Cupping' event is much like wine tasting, but the beverage is coffee
A coffee aficionado visiting Blvd Coffee in Los Gatos recently said the most expensive coffee in the world is called Panama Esmeralda Geisha.
At between $50 and $60 for a 12-ounce bag, or $10 a cup, its fragrance, aroma and taste drew raves from coffee drinkers.
It has been ranked No. 1 in numerous "cupping" competitions, including those held in Long Beach and Seattle and by the Rainforest Alliance.
Humberto Olvera recently invited Todd Elliott from Tony's Coffees & Teas to host a cupping event at Blvd Coffee, 15525 Los Gatos Blvd., where the blend is available in small quantities.
A cupping is simply a coffee tasting party where participants use special sterling silver spoons to sip samples of such brews as Panama Esmeralda Geisha.
"Tasting coffee like this, you don't want to put anything in it," Olvera said. "Coffee like this is a whole new religion."
During the cupping event, Elliott explained that coffee is ranked--and priced--by its dry fragrance, wet aroma and taste.
As a subset, taste includes a coffee's acidity, sweetness, body and balance. "In the coffee world, the most prized thing is a clean, sweet acidity," Elliott said.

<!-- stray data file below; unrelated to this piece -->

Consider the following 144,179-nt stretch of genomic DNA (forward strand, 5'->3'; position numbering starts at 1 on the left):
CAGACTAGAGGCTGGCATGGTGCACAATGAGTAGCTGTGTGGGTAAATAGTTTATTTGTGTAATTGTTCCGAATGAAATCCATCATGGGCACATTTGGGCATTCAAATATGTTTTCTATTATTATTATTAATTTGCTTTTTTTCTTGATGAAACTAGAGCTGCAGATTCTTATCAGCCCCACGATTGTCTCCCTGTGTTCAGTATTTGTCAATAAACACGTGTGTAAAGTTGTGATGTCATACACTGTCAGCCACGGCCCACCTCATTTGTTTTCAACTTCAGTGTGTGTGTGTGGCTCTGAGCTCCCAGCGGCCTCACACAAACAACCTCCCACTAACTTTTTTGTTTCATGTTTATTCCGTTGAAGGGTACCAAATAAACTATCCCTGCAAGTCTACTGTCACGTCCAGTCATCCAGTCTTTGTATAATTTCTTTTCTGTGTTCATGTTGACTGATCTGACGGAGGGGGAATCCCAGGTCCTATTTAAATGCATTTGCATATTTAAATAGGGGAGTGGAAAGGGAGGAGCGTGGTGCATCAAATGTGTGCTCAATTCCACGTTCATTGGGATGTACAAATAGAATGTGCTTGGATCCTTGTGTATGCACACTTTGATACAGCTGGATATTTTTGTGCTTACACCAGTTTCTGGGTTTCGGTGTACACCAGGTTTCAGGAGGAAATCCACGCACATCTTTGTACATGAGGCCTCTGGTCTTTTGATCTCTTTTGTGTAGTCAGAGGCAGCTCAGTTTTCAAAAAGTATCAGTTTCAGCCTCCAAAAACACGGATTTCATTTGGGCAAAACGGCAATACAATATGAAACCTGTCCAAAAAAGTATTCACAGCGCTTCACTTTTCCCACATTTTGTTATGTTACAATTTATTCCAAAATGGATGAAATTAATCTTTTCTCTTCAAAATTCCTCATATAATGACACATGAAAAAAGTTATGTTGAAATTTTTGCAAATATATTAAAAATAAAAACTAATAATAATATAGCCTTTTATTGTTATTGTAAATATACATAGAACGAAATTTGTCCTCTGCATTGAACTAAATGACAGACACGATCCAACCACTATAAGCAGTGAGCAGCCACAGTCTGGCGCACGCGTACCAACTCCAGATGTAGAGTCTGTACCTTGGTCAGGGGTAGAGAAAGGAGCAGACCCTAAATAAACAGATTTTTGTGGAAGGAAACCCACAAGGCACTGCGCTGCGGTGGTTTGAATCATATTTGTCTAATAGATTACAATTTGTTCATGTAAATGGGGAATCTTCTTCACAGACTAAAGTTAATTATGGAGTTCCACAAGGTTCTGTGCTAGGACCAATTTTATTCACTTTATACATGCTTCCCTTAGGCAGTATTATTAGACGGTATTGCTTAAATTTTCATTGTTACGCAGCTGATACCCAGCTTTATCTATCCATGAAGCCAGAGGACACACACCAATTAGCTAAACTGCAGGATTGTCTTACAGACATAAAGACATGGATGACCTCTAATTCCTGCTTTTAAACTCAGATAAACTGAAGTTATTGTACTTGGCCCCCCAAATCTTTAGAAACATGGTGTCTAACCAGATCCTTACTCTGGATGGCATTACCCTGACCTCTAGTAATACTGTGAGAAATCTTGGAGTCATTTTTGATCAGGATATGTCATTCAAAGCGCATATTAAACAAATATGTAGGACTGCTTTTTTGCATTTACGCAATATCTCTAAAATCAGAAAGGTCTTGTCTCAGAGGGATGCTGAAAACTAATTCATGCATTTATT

"Holy mackerel, that's got some stuff in it," taster George Paganini exclaimed. "This is as good as a wine tasting." Paganini was talking about a coffee called Sulawesi that's described as having "layers of caramelized sweetness, citrus and maple."
"I taste Tootsie Roll when I taste Sulawesi,"
On May 12th, 2015 starting at 10:30am BLVD Coffee and Tony's Coffee will be hosting a "Cupping" or Coffee tasting event. This is your chance to learn more about coffee apreciation while tasting some really fine coffees.
We will taste many of Tony’s Single Origin Coffees.
Experts will be on hand to help you master the technique and explain the many coffees we will be tasting.
This is a seriuos event you should not miss!
Coffee cupping, or coffee tasting, is the practice of observing the tastes and aromas of brewed coffee. It is a professional practice but can be done informally by anyone or by professionals known as "Master Tasters". A standard coffee cupping procedure involves deeply sniffing the coffee, then loudly slurping the coffee so it spreads to the back of the tongue. The coffee taster attempts to measure aspects of the coffee's taste, specifically the body (the texture or mouthfeel, such as oiliness), sweetness (the perceived sweetness at the sides of the tongue), acidity (a sharp and tangy feeling at the tip of the tongue, like when biting into an orange), flavour (the characters in the cup), and aftertaste. Since coffee beans embody telltale flavours from the region where they were grown, cuppers may attempt to identify the coffee's origin.